This standard was slightly altered however, in the recent case of St. Mary's Honor Center v. Hicks, 1993 U.S. LEXIS 4401, 113 S. Ct. 2742, 125 L. Ed. 2d 407, (June 1993). Under Hicks, the Supreme Court's latest pronouncement in the area of employment discrimination, the first two step's of the test remain essentially the same. Hicks, supra at *7-*16. The plaintiff must prove a prima facie case and the defendant then has the burden to produce a non-discriminatory reason for the discharge. Id. Should the defendant meet this burden, the plaintiff is then in the position to prove by a preponderance of the evidence that "'the defendant intentionally discriminated against [him]' because of his race" or gender. Id., at *16. While "the fact finder's disbelief of the reasons put forward by the defendant (particularly if disbelief is accompanied by a suspicion of mendacity) may, together with the elements of the prima facie case, suffice to show intentional discrimination" id., *16-*17, simply disproving the defendant's non-discriminatory explanation, in and of itself, is no longer sufficient to establish a claim of unlawful discrimination. See generally Hicks, supra.

 Despite many of the arguments which will arise out the interpretations of the Hicks standard, the court need not address such intricacies at this time nor must it delve into the issue of whether the new or the old standard properly applies to plaintiff's case. This is because under either standard, plaintiff has failed to establish a prima facie case on his claims and, even if he has, he has failed to rebut or disprove the defendants non-discriminatory reason for discharge. Indeed, plaintiff has offered little proof of the existence of unlawful discrimination other than the allegations contained in the complaint. The proof at trial showed, almost without contradiction, that plaintiff was discharged because he could not adequately perform the functions and duties of his position. While the plaintiff attempted to show otherwise, there was little to indicate that such a specifically articulated reason for his discharge was a pre-text for discrimination. On this claim as on the ones above, plaintiff has failed to carry his burden of proof.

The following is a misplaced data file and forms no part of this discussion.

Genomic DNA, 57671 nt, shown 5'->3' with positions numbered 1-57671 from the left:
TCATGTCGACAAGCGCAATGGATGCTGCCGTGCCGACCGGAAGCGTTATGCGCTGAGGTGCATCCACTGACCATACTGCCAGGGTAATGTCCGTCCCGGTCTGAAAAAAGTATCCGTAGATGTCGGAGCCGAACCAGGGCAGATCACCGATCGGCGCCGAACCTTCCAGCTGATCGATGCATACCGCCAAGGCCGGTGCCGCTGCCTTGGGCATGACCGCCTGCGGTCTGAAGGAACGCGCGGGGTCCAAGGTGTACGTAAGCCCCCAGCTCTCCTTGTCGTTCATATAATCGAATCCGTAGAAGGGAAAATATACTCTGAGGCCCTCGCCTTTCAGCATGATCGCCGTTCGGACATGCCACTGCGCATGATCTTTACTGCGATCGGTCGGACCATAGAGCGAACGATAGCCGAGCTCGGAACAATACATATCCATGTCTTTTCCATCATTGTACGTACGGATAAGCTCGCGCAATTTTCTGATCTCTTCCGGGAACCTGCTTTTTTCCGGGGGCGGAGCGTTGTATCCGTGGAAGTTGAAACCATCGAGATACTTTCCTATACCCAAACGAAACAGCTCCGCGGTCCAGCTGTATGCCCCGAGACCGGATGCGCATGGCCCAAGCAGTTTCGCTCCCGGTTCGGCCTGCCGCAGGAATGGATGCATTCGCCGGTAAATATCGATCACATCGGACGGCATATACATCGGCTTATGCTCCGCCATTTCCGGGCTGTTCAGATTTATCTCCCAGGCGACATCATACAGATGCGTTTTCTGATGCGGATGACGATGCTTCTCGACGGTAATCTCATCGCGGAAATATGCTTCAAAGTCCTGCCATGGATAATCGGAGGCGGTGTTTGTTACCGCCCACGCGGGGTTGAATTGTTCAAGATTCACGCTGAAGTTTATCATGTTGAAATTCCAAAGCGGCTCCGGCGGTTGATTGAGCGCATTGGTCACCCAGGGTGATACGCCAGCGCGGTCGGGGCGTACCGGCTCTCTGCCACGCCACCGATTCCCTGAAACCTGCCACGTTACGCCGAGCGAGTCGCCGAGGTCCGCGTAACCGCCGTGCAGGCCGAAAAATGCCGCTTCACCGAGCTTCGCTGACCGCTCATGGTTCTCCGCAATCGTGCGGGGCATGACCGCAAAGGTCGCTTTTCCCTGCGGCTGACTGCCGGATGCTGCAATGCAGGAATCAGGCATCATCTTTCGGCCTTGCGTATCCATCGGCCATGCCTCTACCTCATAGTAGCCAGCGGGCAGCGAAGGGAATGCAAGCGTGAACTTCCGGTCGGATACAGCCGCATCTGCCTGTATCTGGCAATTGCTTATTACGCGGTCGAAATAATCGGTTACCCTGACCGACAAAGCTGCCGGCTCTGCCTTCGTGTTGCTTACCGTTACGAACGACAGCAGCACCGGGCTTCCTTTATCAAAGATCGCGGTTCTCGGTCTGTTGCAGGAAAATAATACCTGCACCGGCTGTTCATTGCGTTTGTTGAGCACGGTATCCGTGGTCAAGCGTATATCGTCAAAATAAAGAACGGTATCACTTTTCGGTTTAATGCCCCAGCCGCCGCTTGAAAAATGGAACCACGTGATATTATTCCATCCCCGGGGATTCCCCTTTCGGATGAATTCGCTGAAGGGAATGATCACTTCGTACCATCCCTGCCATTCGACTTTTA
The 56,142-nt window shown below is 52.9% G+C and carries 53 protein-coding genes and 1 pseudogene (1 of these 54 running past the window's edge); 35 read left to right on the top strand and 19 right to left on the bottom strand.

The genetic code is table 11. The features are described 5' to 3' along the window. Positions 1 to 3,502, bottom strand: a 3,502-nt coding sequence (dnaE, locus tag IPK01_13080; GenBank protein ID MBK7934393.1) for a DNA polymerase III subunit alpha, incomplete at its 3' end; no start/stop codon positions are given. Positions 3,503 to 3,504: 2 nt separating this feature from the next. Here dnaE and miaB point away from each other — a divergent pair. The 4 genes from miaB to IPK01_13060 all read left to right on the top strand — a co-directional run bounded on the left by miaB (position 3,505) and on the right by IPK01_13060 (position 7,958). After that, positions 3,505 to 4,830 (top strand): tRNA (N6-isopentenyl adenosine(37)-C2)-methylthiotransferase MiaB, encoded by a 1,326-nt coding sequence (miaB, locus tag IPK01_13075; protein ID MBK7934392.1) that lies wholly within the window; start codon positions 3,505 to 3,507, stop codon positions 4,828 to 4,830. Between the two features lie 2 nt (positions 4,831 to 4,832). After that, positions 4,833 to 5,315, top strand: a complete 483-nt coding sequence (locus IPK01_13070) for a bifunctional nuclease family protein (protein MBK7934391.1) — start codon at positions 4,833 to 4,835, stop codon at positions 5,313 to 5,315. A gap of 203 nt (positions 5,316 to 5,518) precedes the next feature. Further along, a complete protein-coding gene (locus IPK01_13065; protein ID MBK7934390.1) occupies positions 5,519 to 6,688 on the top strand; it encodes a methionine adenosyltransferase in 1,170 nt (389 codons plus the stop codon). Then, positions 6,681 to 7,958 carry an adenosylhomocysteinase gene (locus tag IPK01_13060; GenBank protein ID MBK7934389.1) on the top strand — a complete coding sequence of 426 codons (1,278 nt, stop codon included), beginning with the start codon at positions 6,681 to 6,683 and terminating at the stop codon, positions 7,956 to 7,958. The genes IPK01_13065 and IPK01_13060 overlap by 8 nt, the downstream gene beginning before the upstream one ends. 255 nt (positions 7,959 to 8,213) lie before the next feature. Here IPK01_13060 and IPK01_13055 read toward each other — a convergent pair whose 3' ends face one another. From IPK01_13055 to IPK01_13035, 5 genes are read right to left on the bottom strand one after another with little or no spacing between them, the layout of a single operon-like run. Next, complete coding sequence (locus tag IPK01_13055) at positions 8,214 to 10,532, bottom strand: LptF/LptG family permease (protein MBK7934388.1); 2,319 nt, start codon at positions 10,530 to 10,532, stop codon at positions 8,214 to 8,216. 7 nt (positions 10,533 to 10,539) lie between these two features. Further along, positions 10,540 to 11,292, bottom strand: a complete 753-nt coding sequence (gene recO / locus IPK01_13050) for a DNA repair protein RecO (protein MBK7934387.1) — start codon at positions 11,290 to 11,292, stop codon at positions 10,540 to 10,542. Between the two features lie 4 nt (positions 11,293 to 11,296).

D. Retaliatory Discharge

 Where, as in the case at bar, plaintiff alleges that his termination was motivated by the employer's retaliation for protected Title VII activity, the shifting burden is essentially the same as in the discriminatory discharge context, although the prima facie case contains somewhat different elements. Cosgrove v. Sears Roebuck & Co., 1992 U.S. Dist. LEXIS 185, 1992 WL 8718 (S.D.N.Y. 1992). "To make out a prima facie case of retaliation, a plaintiff must show participation in protected activity known to the defendant, an employment action disadvantaging the person engaged in the protected activity, and a causal connection between the protected activity and the adverse employment action." Johnson v. Palma, 931 F.2d 203, 207 (2d Cir. 1991); See also, Sumner v. United States Postal Service, 899 F.2d 203, 208-09 (2d Cir. 1990).

 To establish that activity is protected under Title VII, a plaintiff need not prove the merit of the underlying discrimination complaint, but only that plaintiff "was acting under a good faith, reasonable belief that a violation existed." Sumner, 899 F.2d at 209. Here, there is no doubt that plaintiff's complaint to the NYSDHR was protected activity and that the employer knew of such action. Further, there can be little doubt that the eventual employment decision made by the employer, namely, the discharge of the plaintiff, was disadvantaging to the plaintiff. However, there is little evidence, if any, that there existed a causal connection between the protected activity and the eventual discharge.